Writings related to Community

Birthing a Different World

“There is an urge among us to birth a different world.” – Paul Hawken

Birthing a baby is more than enough challenge, but a new world! Yikes! Advent is upon us and I am keenly aware of the craving for a different world. The Prayer Hut in Primavera Center is waiting for a symbol worthy of the inner work needed this season. Yet inner movements remain subtle. Clues often are all that will be given.

The longing for a womb, a cave for that which grows in the dark leads to the discovery of an old stump covered in winter. It is placed in the Prayer Hut, twisted and turned. We lay the stump over and with the help of a piece of cloth, a grotto comes forth. Something inside me leaps! I sit before it and wonder at what inner clue to a “new world” wants to reveal itself. Read more…

The Invitation to Reconciliation

Traditionally in the church, the Advent season began with a period of penitence and fasting. Liturgically the use of purple during the weeks leading up to Christmas was meant to create a visual connection between Advent and Lent, the two periods of preparation for Jesus’ birth and death. For early Christians, these four weeks are inextricably linked to the knowledge that Christ came as the “Word made flesh” to live among us and reveal God’s truth to the world through his life and teachings. As we rejoice in the coming of Christ’s birth, we also are mindful that his life led to his crucifixion, which culminated in his resurrection and the promise of new life for all of us.

Advent focuses our attention on Christ’s birth, while anticipating Christ’s death and resurrection. During this season we celebrate God’s invitation to reconciliation. But, like Christ’s birth, accepting God’s invitation to reconciliation is only the beginning, for as a people reconciled to God, we become a people commissioned to “love the Lord God with all our hearts” and to “love our neighbors as ourselves.” Read more…

Call, in a World Come of Age

When I first was exposed to The Church of the Saviour, what immediately impressed me was the presence of a lot of blessings—helpful preaching and teaching, heartwarming, healing relationships, laughing and having fun together, and seriousness about things that really matter. In this community there was the awareness and acknowledgement of pain along with contagious joy. The community was grounded in a reality bigger than itself.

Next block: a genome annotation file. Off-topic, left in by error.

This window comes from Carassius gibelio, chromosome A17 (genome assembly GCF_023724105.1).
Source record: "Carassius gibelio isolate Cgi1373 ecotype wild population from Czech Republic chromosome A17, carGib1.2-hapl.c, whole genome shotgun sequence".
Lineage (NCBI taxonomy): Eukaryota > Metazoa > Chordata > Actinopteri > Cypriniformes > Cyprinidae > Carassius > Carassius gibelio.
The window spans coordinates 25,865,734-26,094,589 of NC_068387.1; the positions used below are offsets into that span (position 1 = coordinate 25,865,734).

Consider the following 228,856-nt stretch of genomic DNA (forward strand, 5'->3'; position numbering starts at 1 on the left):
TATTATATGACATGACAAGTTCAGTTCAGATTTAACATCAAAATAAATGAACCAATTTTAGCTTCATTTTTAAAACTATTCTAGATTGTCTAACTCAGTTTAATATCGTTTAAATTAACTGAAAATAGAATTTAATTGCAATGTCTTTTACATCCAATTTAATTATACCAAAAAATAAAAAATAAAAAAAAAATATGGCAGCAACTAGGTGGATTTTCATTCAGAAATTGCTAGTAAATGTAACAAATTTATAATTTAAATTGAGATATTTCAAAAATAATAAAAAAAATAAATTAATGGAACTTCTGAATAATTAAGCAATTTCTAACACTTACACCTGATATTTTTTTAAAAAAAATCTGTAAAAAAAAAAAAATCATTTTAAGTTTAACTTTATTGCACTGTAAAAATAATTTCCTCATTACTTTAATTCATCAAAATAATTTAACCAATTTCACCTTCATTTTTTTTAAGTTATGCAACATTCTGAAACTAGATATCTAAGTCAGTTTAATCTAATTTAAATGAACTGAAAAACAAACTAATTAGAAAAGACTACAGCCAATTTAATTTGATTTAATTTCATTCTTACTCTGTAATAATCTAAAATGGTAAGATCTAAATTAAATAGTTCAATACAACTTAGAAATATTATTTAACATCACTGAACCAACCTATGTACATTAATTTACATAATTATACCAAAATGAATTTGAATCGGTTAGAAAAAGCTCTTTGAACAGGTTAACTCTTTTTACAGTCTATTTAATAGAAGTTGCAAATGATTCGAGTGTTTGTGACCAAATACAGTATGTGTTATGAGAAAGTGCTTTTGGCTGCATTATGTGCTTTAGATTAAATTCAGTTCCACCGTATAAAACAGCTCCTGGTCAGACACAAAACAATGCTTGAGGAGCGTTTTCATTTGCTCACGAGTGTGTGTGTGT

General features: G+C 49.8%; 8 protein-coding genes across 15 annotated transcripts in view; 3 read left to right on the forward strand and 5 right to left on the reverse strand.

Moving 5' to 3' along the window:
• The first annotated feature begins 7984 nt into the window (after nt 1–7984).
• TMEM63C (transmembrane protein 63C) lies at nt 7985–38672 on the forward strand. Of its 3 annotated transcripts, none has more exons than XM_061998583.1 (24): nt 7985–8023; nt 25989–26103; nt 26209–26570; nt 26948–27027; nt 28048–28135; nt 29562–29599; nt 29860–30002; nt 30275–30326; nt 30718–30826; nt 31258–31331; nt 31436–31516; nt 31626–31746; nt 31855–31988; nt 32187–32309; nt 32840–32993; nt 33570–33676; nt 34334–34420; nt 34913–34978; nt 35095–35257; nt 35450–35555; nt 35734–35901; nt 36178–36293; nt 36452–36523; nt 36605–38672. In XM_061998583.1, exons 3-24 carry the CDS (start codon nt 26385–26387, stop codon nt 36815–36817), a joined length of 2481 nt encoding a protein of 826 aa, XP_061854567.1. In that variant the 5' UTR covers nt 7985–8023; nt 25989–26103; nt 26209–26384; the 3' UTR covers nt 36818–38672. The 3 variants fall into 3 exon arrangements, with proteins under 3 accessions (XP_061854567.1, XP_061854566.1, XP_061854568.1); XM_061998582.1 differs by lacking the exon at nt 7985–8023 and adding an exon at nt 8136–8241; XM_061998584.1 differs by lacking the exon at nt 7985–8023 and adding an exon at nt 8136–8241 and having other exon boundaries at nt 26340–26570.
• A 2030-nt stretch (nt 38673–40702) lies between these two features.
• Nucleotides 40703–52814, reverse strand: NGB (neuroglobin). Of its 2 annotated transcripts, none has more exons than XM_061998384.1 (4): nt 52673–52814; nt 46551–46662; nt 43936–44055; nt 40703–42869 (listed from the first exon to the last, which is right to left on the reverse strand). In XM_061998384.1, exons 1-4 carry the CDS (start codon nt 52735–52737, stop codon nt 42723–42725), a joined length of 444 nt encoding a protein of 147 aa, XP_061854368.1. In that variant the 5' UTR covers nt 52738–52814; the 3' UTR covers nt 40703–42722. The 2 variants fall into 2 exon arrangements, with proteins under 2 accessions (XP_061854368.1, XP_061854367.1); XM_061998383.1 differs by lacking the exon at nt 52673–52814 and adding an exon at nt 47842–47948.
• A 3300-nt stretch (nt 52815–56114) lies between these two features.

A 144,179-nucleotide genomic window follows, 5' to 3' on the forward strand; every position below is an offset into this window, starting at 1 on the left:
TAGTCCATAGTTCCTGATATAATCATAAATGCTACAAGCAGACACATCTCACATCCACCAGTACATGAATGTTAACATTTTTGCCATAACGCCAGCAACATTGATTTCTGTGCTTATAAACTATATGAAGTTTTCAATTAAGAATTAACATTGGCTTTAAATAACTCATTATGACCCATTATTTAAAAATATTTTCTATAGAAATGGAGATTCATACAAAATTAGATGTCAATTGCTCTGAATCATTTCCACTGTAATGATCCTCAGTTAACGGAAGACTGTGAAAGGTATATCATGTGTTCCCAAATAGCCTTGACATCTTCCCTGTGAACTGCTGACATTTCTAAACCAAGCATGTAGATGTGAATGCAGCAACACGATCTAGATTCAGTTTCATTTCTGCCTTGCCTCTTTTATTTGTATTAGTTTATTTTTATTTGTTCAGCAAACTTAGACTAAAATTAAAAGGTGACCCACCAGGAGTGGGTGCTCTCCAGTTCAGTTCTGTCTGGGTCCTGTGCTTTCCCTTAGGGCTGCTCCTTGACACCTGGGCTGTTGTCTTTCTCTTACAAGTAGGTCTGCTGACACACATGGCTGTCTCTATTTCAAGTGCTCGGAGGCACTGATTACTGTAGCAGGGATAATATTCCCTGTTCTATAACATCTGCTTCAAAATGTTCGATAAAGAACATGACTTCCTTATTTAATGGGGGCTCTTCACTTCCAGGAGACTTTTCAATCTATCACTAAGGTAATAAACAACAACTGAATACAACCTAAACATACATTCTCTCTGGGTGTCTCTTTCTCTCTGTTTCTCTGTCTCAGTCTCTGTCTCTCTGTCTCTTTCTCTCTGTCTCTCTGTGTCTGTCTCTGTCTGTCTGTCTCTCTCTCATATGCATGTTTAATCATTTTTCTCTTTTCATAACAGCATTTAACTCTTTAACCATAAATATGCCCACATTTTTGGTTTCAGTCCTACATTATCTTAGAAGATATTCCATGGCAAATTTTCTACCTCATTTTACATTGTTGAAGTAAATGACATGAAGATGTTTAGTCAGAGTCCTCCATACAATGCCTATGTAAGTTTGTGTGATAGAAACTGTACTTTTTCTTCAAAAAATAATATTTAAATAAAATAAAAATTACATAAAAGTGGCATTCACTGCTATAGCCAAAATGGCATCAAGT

I wanted what I felt and saw. Something contagious was going on, and I wanted in on it. When a church is being formed consciously by the gospel, there is something real to touch, taste, receive and even push against. Read more…

Living Into Change

We are once again standing at a turning point in the life of The Church of the Saviour. The Potter’s House Church has set down its call, and the Eighth Day Faith Community, through the Banyan Tree Mission Group, has picked it up. For some, this time feels like death. For others, it is an exciting time of new birth.

When Peter and I arrived at The Church of the Saviour in 1976, we had read all of Elizabeth O’Connor’s books, and we eagerly anticipated a small, close-knit worshipping body that we could join. Instead, we found a rolling boil of change. The Church of the Saviour was giving birth to an unknown number of smaller churches. It seemed we had come just in time to bury The Church of the Saviour, and we were horrified! Read more…

The New Story

We are living in a time when all around us old stories are dying and new stories are struggling to be born. It is by story that we understand who we are, how we came to be and what we are about. We all live by story, and we are in trouble just now because we do not have a good story. New story emerges in many ways—as we let go of the old story and attend to ancient wisdom, to essence, to Sabbath rest, to dream, to song, to ceremony. Mostly it emerges as we try to live it out in the midst of the old story still around us, a process often filled with risk and conflict. Read more…